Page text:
The Kenneth Rainin Foundation will be accepting Letters of Inquiry (LOIs) for our Open Spaces Program from June 26 to August 4, 2017. Over the past few months, we’ve reflected on our first application cycle and grants. In response, we’ve made adjustments to the program’s criteria to emphasize key priorities—actions that we think will add clarity and improve the public art grants program overall.
When the Rainin Foundation established the Open Spaces Program, we in no way wanted to be prescriptive about what public art can be. Our first Open Spaces grantees, announced in January 2017, illustrate the flexibility of the program to support a diversity of artistic practices, innovative explorations of timely issues, and deep community engagement processes. Supported projects range from community meals, networked sound sculptures and aerial dance performances. And, they touch on important issues such as resilience in communities of color, neighborhood transformation and climate change. We want the Open Spaces Program to be responsive to the many ways in which organizations and artists are working in the field of public art.
Attend an Info Session
Learn about the Rainin Foundation’s grants to support temporary, place-based public art projects in San Francisco and Oakland. Arts Program staff will be on hand to answer questions.
Tuesday, June 13, 5:00 – 6:30 PM
Pro Arts Gallery | Reserve Your Spot
San Francisco Workshop
Wednesday, June 21, 4:30 – 6:00 PM
Root Division | Reserve Your Spot
Collaboration and Community
The core criteria of the Open Spaces Program haven’t shifted dramatically, but we have made some adjustments. We want to emphasize the following recommendations to highlight the importance of collaboration and the relevance of the project’s content to the communities it serves:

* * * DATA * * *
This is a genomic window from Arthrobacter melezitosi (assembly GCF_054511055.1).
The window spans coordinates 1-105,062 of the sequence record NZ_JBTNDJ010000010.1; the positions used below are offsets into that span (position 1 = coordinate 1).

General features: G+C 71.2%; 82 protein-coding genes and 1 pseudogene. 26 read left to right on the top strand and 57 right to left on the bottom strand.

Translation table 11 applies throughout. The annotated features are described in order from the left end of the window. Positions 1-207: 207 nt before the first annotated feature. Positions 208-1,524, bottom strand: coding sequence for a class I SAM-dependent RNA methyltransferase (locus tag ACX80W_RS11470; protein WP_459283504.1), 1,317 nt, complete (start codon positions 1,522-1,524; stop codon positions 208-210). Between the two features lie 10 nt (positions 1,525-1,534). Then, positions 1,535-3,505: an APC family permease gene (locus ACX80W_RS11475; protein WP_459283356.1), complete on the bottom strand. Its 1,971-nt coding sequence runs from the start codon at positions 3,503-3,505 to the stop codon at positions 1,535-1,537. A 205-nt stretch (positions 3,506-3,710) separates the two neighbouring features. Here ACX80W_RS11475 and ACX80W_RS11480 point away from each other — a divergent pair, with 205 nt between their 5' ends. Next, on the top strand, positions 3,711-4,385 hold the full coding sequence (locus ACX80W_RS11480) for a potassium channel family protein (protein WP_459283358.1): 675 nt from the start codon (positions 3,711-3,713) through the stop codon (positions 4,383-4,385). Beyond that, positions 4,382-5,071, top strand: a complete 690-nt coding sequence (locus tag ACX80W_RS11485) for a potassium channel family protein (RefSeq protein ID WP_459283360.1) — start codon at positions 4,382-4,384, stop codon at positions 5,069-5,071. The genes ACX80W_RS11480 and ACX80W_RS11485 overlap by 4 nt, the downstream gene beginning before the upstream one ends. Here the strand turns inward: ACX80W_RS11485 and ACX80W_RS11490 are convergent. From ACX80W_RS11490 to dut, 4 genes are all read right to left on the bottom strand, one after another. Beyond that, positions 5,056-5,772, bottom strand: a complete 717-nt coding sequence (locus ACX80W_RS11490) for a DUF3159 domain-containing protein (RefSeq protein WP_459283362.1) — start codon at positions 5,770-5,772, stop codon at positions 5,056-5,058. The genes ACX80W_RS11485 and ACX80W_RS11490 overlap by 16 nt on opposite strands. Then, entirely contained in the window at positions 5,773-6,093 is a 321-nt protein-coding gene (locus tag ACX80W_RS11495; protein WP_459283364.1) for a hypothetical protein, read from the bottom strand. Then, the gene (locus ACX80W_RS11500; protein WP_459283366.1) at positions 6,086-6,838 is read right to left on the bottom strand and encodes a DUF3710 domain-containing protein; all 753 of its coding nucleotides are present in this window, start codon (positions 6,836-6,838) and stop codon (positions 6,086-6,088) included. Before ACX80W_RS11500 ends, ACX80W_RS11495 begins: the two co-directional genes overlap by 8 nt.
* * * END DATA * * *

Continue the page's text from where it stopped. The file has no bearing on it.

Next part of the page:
1. Partnerships should be mutually beneficial and authentic
A priority of the Open Spaces Program is to support the collaboration between a nonprofit organization and an artist or artist team in the creation of a temporary, place-based public art project in San Francisco or Oakland. This should be a mutually beneficial and authentic partnership in which the collaboration is central to the project’s development.
2. Projects need to be relevant to communities served
The Open Spaces program supports place-based projects that are accessible to the public. It is critical that projects’ content and concerns be rooted in the community it will serve, which can manifest in a myriad of ways. Competitive proposals will clearly express how the site selection and artistic vision speak to timely issues of relevance to the communities it serves.
From Pilot to Public Art Program
Our Open Spaces program evolved from Imagining Central Market, the Foundation’s 2014 pilot program. The goal of the program was to bring diverse communities together through an interactive public art project while celebrating Central Market’s burgeoning identity as an arts and technology district. The Luggage Store Gallery, a long-time Market Street tenant, was awarded the grant to illuminate murals and create an interactive bench installation, “Block by Block.” Located at Sixth and Market streets, it served as a meeting place in an under-resourced part of San Francisco, where public amenities such as seating have been historically lacking.
The project was successful in serving as a place for community members to gather. It also sparked important discussions around class and race, specifically in Central Market where the city’s socio-economic disparities come into sharp focus. Complaints about noise and illegal activity at the site ultimately led to the project’s removal; however, the insights we gained from this experience informed the shape of our Open Spaces Program. More importantly, it solidified desire to continue to support public art.
“Block by Block” was a feat of collaboration. One of the key takeaways was how engaging community members and stakeholders from the conception of a project, through its development and execution is critical to its success. It is essential to involve residents, city agencies, nonprofits and other partners from the project’s conception through its development and execution.
We look forward to learning how you will collaborate with and engage community through public art.
Open Spaces Program Overview
- Letters of Inquiry: Accepted Monday, June 26 – Friday, August 4, 2017 by 5 PM (PDT)
A small group of finalists will be selected and each receive a $5,000 honorarium to further develop their proposals.
- Full Proposals Deadline: Friday, October 27, 2017 by 5 PM (PDT)
- Awards Announced: January 2018
- Location of Projects: Oakland and San Francisco
- Grant Range: $50,000—$200,000 per project
- RSVP for a pre-application workshop
Program Associate, Arts
Adriana supports the arts team with grantmaking activities, and developing and implementing new initiatives. Read more.